Created by Andy Poyiadgi
Published by NoBrow Press
24 pages. Full Colour
Cover Price – £6.50
The Book: What if all the things you ever lost, each valuable possession you vowed to treasure but could not keep safe, all the misplaced items you never found, were all to re-appear?
Gerald is a postman, much like any other postmen. One day, having lost a precious and personal item, he visits his local lost and found. Only to find far more than he bargained for, because in this “self storage”, each and every one of Gerald’s lost possessions has been kept and contained. How each item got there and why they are under one roof is a mystery. But they were all there…
Faced with this new trove of personal riches, Gerald discovers their ability to trigger powerful memories resurrecting the ghosts of his past, igniting long lost passions and helping him change the course of his future.
The Review: Andy Poyiadgi writes and draws the sort of comics that float through the air and land in your hands beautiful and clever in equal measure. I have had the pleasure in the past of interviewing this creator and he’s full of unexpected ideas and ways of looking at the world.
His new book Lost Property is due to be published by NoBrow this month, so I was over the moon to see a preview copy land through my letterbox.
I absolutely loved this book. It’s precisely drawn, written and formatted to show and hide clues and personal feelings at every turn. Often wordless but with exquisite attention to detail it flows through your mind like a gentle wind of a story, pausing at moments to let you collect your thoughts. It allows the space for the reader to ponder and consider narrative and emotion.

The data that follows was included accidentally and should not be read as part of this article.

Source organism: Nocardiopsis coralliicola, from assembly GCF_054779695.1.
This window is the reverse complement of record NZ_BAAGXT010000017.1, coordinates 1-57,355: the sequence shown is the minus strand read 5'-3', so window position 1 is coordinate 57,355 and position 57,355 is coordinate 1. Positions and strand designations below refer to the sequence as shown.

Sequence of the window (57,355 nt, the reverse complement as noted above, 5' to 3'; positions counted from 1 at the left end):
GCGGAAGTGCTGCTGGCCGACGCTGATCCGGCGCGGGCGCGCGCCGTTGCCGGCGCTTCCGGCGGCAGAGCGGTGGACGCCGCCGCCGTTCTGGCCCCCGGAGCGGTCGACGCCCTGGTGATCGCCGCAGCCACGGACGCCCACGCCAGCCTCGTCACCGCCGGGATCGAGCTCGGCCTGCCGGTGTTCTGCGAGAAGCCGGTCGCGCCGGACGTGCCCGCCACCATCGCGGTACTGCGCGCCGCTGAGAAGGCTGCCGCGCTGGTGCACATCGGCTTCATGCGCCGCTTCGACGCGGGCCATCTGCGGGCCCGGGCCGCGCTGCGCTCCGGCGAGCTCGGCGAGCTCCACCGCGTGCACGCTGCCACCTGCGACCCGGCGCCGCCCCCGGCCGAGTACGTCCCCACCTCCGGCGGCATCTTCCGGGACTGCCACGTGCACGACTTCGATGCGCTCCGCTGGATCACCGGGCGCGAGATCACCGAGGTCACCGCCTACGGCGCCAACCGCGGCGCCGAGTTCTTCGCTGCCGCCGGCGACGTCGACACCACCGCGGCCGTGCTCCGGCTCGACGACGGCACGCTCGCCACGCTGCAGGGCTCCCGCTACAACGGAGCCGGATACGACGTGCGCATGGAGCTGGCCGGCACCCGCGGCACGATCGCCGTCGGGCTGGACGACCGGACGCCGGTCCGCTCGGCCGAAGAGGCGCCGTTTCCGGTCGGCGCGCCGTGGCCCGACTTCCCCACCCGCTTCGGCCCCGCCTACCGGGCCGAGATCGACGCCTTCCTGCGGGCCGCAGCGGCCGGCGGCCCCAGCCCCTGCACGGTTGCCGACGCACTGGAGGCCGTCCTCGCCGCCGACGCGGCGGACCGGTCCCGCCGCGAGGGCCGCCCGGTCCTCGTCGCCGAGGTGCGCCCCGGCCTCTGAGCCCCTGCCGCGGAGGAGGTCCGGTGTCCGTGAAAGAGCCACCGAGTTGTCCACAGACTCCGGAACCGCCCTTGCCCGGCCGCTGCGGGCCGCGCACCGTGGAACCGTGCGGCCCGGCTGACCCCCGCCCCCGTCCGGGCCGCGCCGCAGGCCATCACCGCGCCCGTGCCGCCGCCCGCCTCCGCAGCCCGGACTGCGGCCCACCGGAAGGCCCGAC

The art crosses the line between folks like Chris Ware and Seth, in that it’s got intelligent and flowing layouts and then dips its foot into the pacing of a Scott McCloud graphic novel. Time moves around the characters as they walk through its story, moving from motion to transfixed dream like states at the drop of a panel. It’s genuinely the perfect comic for a lazy weekend.
What Lost Property really does for me is look at the nature of the passing of time. Past and present are there at exactly the same place, the basement of the lost and found. Gerald moves through time, not in a fancy machine but in his mind and the nostalgia of things, places, feelings and even smells. Yes, I know, this is hard to describe but it’s that good. I can’t and won’t ruin the ending of the story for you buy it paid off completely.
This book has both beauty and charm. It’s a mixture of hauntingly elegant visuals, a small town Miss Marple style mystery and, at its heart, an unexpected love story. A story that is genuine and poignant and reveals the rewards of a man who has cared more for those around him than himself.
This is my favourite book this year by a mile.
Get a copy.
Many thanks for reading.